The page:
Song and Dance Routine
Colette occupies a unique position in the world of dance music. Growing up in Chicago as the house music scene was well into its stride, she learned the tools of the trade first-hand from nationally recognized DJs. Classically-trained in opera singing, she was one of the first DJs to add their own vocals to the music they were spinning. There aren’t a lot of truly famous, accomplished female DJs, but add Colette’s voice and sex-kitten good looks to the mix, and it’s no wonder she draws a lot of attention.
Push, Colette’s second true solo album following 2005’s Hypnotized, shows that most of that attention is warranted. Though it’s hardly a departure from her signature sound, it’s full of sharp, sometimes sassy, always danceable and well-produced dance pop. This time around, Om records labelmate Chuck Love is the primary musician and producer, and Push clearly bears his aural signature. It’s smooth, funky, not afraid of a variety of beats and styles, and sometimes a little too gussied up.
You sense that Colette and her label could be making a more deliberate push toward the mainstream, and you couldn’t blame them. She has all the ingredients save the internationally published mug shot and tabloid saga, and she co-writes most of her own music as well. If “electronica” is the refuge of female pop stars with nowhere else to go as evidenced by Britney Spears, Kylie Minogue, and Madonna among others, the genre is Colette’s prerogative rather than a default. She’s a natural because it’s what she does, not a sound that’s been wrapped around her. That confidence and credibility really make the difference. Otherwise Push doesn’t sound too different from Colette’s more chart-friendly peers.
Certainly, Push has the hooks and attitude necessary to spin off a string of pop hits. The first single, “About Us”, has an up-tempo electro-house rhythm and catchy tell-off chorus that would be equally hard to resist on the radio and on the dance floor. Several other tracks follow in the same up-tempo vein, and although the choruses of “If” and “Call it Out” are pretty catchy, they sounds a bit manufactured compared to “About Us”.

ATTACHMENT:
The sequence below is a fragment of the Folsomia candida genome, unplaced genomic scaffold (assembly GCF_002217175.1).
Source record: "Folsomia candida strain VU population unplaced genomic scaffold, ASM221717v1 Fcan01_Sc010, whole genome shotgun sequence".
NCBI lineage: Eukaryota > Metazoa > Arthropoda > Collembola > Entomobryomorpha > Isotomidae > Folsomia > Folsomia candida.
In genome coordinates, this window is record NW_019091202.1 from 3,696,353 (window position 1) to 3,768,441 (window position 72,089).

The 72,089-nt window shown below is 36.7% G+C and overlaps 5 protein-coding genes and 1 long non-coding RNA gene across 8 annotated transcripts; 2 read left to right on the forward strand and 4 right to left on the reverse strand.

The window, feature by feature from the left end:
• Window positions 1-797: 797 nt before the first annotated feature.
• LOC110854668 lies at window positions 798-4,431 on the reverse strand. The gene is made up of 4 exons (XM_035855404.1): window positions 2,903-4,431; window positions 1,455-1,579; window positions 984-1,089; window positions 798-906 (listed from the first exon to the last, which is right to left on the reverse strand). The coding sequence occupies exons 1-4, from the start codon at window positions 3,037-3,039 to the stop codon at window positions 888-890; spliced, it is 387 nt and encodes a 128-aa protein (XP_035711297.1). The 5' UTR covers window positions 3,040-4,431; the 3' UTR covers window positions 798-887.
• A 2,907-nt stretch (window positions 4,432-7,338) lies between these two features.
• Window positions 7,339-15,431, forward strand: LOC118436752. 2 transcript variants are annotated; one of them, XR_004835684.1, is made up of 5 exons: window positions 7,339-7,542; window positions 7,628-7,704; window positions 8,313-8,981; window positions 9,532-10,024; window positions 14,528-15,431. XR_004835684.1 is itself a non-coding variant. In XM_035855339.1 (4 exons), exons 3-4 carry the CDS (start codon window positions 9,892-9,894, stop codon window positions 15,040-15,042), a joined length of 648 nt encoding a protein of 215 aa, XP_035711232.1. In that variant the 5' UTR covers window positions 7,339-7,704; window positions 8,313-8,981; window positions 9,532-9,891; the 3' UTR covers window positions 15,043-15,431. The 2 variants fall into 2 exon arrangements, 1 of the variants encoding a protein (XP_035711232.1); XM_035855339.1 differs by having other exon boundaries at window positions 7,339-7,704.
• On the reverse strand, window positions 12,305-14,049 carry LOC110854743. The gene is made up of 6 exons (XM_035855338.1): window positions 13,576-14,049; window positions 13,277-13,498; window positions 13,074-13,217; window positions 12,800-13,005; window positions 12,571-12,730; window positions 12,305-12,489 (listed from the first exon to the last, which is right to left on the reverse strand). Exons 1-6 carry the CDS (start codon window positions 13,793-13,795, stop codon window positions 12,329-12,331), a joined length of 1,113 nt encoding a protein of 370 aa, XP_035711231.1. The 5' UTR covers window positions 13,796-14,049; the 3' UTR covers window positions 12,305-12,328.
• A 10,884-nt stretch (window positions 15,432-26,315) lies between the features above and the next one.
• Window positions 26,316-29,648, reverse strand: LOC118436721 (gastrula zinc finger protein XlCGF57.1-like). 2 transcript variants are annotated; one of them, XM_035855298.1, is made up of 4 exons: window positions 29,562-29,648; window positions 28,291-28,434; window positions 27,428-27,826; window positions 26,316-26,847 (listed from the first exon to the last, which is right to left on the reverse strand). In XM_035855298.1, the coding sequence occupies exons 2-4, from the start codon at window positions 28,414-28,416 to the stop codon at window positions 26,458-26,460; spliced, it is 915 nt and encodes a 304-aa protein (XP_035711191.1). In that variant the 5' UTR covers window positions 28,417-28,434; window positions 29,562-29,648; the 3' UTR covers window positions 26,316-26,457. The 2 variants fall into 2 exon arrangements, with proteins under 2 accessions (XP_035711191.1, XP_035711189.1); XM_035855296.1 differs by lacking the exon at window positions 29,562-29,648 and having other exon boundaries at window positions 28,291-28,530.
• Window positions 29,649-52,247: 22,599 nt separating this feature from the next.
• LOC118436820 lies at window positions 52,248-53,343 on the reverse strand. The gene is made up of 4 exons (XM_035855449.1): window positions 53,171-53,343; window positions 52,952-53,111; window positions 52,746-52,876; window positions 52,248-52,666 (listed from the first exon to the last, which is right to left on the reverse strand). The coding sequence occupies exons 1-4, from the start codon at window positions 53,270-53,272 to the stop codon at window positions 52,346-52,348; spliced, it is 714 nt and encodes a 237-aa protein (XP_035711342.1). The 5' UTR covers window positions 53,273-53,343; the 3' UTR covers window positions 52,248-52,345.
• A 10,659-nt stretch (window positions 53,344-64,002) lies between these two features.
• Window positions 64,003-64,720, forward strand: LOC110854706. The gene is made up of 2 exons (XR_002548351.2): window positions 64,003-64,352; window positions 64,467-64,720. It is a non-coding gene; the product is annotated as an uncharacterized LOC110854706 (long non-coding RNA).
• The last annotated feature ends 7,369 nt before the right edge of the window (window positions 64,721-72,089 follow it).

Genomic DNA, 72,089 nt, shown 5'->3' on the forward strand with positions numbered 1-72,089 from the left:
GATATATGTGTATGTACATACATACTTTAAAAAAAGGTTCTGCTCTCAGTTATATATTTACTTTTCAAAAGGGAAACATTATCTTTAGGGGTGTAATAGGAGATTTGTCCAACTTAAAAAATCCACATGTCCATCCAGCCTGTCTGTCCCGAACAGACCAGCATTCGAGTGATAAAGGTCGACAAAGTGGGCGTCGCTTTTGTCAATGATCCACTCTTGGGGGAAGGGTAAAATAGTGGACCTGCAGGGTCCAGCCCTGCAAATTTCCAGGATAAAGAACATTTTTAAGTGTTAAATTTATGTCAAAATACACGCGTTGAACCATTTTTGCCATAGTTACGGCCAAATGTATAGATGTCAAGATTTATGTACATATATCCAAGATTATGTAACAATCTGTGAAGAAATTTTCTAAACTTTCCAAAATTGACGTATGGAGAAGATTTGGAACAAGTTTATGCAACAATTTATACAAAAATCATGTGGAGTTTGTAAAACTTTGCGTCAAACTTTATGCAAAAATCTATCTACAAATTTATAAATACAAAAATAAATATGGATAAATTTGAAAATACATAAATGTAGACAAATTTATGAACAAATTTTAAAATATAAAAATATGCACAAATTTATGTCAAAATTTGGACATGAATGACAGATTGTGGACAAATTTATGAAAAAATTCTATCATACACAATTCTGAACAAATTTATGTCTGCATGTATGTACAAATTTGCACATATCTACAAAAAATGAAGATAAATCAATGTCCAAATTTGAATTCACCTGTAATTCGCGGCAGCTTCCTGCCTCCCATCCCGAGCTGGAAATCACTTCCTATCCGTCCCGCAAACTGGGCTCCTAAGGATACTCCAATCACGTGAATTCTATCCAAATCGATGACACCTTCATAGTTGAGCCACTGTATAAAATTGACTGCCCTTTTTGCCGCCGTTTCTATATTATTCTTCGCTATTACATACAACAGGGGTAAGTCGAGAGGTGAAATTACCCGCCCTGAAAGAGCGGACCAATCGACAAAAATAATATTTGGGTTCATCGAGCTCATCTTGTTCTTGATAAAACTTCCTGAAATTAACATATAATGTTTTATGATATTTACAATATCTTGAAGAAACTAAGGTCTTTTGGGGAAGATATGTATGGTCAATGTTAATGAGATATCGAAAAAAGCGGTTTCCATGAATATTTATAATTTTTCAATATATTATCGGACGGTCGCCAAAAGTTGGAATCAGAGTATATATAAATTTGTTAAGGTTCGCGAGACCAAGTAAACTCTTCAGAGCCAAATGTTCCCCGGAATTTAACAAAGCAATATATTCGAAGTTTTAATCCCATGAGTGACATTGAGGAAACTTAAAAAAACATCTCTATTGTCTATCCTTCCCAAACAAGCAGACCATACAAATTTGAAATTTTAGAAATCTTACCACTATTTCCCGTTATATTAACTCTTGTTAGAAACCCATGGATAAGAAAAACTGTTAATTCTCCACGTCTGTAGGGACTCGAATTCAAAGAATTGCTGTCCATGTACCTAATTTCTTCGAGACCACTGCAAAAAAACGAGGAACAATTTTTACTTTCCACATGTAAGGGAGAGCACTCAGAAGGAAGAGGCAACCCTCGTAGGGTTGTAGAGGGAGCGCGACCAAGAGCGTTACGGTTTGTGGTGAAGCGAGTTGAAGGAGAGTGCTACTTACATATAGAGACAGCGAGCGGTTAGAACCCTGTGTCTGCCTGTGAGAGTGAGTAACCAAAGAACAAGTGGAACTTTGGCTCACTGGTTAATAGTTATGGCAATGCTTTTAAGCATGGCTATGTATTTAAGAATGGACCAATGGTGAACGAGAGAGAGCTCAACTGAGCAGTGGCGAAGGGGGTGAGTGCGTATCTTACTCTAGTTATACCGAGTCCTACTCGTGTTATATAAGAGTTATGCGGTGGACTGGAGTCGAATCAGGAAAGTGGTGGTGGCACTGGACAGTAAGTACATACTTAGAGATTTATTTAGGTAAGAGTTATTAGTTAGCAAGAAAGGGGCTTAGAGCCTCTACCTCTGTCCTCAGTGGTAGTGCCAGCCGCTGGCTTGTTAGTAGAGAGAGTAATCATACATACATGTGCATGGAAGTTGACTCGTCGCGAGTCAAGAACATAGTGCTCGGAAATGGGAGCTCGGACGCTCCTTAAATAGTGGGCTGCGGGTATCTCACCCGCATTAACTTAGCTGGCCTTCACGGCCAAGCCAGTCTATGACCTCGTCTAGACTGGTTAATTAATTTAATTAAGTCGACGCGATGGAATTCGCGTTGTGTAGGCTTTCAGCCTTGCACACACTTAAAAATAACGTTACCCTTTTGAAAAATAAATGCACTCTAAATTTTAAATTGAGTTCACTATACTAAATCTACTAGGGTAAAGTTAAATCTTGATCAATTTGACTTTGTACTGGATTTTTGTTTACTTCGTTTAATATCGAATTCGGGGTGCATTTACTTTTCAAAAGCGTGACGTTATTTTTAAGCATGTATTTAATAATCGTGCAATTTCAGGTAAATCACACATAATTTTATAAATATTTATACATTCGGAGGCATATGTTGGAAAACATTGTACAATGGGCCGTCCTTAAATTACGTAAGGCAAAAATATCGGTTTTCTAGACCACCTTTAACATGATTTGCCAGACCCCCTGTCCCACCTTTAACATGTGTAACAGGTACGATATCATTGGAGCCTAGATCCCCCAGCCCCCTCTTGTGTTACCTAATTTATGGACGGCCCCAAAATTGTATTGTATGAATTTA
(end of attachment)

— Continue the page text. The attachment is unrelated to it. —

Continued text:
Frontloading Push with these dance-pop tracks may be a deliberate attempt to split the difference between fans of Colette’s DJ work and those who first heard her on the Devil Wears Prada movie soundtrack. As the album moves along, it does become more varied if no less radio-friendly. “Funny” is a surprisingly successful slab of chunky, glittering hip-hop with a likeably lame rap from Om signee Black Spade. There are also a few less-successful forays into R&B. The jazzy, new jack style of “Get You Over” comes across like Janet Jackson circa 1988, but it’s too cute for its own good. At least the minimalism of “Dance With You” takes a step in the direction of abstraction.
It’s not surprising that an artist who got her start and still earns most of her fans and respect from behind the decks sounds best when producing more straight-up dance music. Yes, “Think You Want It” has a great chorus, but it’s lean and mean and focused squarely on the dance floor. Likewise “Tonight”, which more closely mirrors Colette’s DJ style by relegating the vocals to less prominent, improvised-sounding status. The trio of remixes concludes the album in haphazard fashion. The reprise of “Funny”, titled “Every Word”, is pretty, but Love remakes “About Us” into a second-rate New Order track. Finally, there’s the matter of Colette’s much-talked-about singing voice. Classical training or not, if it weren’t for all those sugary melodies it delivers, it would be more of a liability than a boon. True, Colette can hit the notes. But her girlish, nasal tone is no less thin than those of Britney, Madonna, and the like. At her best, she sounds like Olivia Newton John.
Colette has been eschewing her usual turntables for a live band lately. Is she branching out, or reaching out to the mainstream? From its cover shot to what’s inside, Push suggests that her sights reach beyond small, sweaty clubs and spinning vinyl.
// Sound Affects
"The man whose songs were recorded by Johnny Cash, Alan Jackson, Ricky Skaggs, David Allan Coe, The Highwaymen, and countless others succumbs to time’s cruel cue that the only token of permanence we have to offer are the effects of shared moments and memories.READ the article